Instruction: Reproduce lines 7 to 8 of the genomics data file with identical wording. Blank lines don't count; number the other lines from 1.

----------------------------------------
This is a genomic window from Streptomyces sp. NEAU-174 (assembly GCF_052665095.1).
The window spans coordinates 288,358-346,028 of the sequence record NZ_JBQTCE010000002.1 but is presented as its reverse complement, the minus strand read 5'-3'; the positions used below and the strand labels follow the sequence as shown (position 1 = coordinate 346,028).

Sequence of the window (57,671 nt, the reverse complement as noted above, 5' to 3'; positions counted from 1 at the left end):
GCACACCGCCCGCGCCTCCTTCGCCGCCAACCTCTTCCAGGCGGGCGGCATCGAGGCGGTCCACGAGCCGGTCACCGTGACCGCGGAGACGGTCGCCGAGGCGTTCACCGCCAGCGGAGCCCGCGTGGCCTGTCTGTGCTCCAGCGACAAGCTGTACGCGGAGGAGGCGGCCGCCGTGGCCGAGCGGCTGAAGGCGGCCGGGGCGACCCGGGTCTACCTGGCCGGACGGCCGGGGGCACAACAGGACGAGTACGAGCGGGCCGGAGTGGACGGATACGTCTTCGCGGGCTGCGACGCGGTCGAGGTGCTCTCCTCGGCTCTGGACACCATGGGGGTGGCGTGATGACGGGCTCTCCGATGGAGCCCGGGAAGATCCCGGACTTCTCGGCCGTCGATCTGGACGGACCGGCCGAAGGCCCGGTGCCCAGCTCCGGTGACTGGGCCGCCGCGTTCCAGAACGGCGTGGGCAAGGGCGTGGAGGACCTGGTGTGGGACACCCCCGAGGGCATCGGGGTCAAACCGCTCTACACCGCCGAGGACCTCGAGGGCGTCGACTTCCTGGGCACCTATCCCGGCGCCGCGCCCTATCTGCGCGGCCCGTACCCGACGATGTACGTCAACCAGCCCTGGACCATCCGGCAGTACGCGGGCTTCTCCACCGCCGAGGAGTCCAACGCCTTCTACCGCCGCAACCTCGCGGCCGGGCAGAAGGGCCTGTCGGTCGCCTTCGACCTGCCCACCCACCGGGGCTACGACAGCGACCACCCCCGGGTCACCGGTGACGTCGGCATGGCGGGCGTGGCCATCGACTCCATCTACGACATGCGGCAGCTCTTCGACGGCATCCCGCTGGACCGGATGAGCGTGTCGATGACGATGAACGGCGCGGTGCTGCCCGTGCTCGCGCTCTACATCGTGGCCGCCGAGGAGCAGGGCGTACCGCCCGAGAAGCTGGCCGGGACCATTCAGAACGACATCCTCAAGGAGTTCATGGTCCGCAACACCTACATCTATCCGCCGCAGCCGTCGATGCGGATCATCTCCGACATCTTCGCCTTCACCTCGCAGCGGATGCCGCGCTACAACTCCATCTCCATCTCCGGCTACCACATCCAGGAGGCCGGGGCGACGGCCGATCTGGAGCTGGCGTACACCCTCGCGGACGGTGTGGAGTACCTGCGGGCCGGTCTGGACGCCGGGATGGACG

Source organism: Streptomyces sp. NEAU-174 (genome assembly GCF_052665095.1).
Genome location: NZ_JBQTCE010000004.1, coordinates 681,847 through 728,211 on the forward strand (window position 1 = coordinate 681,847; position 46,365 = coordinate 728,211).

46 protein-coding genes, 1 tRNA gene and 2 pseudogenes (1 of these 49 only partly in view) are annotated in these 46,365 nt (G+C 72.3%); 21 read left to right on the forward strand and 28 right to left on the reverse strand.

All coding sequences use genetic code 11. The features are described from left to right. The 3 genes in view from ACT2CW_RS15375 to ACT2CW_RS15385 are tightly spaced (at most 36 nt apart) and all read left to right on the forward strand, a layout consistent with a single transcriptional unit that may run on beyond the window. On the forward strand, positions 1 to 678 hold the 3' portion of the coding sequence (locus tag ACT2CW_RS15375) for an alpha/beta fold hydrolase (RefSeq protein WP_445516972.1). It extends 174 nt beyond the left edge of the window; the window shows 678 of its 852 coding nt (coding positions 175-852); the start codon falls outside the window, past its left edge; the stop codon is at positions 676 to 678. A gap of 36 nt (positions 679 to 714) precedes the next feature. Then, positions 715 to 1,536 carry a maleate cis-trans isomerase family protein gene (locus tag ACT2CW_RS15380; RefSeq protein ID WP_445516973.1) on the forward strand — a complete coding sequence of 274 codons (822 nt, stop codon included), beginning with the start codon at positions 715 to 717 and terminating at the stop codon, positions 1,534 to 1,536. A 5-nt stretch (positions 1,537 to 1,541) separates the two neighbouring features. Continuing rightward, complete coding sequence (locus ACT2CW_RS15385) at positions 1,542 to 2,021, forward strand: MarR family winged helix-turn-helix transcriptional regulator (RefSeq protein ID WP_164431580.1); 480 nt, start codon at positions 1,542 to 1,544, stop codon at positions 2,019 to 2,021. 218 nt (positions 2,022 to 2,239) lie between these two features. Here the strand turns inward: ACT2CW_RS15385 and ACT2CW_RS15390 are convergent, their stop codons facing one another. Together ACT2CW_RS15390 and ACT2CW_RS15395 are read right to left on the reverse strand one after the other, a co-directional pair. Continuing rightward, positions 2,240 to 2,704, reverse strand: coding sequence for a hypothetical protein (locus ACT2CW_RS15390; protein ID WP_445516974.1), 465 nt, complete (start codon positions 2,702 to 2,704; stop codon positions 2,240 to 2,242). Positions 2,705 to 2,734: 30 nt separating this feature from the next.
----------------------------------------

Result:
46 protein-coding genes, 1 tRNA gene and 2 pseudogenes (1 of these 49 only partly in view) are annotated in these 46,365 nt (G+C 72.3%); 21 read left to right on the forward strand and 28 right to left on the reverse strand.

All coding sequences use genetic code 11. The features are described from left to right. The 3 genes in view from ACT2CW_RS15375 to ACT2CW_RS15385 are tightly spaced (at most 36 nt apart) and all read left to right on the forward strand, a layout consistent with a single transcriptional unit that may run on beyond the window. On the forward strand, positions 1 to 678 hold the 3' portion of the coding sequence (locus tag ACT2CW_RS15375) for an alpha/beta fold hydrolase (RefSeq protein WP_445516972.1). It extends 174 nt beyond the left edge of the window; the window shows 678 of its 852 coding nt (coding positions 175-852); the start codon falls outside the window, past its left edge; the stop codon is at positions 676 to 678. A gap of 36 nt (positions 679 to 714) precedes the next feature. Then, positions 715 to 1,536 carry a maleate cis-trans isomerase family protein gene (locus tag ACT2CW_RS15380; RefSeq protein ID WP_445516973.1) on the forward strand — a complete coding sequence of 274 codons (822 nt, stop codon included), beginning with the start codon at positions 715 to 717 and terminating at the stop codon, positions 1,534 to 1,536. A 5-nt stretch (positions 1,537 to 1,541) separates the two neighbouring features. Continuing rightward, complete coding sequence (locus ACT2CW_RS15385) at positions 1,542 to 2,021, forward strand: MarR family winged helix-turn-helix transcriptional regulator (RefSeq protein ID WP_164431580.1); 480 nt, start codon at positions 1,542 to 1,544, stop codon at positions 2,019 to 2,021. 218 nt (positions 2,022 to 2,239) lie between these two features. Here the strand turns inward: ACT2CW_RS15385 and ACT2CW_RS15390 are convergent, their stop codons facing one another. Together ACT2CW_RS15390 and ACT2CW_RS15395 are read right to left on the reverse strand one after the other, a co-directional pair. Continuing rightward, positions 2,240 to 2,704, reverse strand: coding sequence for a hypothetical protein (locus ACT2CW_RS15390; protein ID WP_445516974.1), 465 nt, complete (start codon positions 2,702 to 2,704; stop codon positions 2,240 to 2,242). Positions 2,705 to 2,734: 30 nt separating this feature from the next.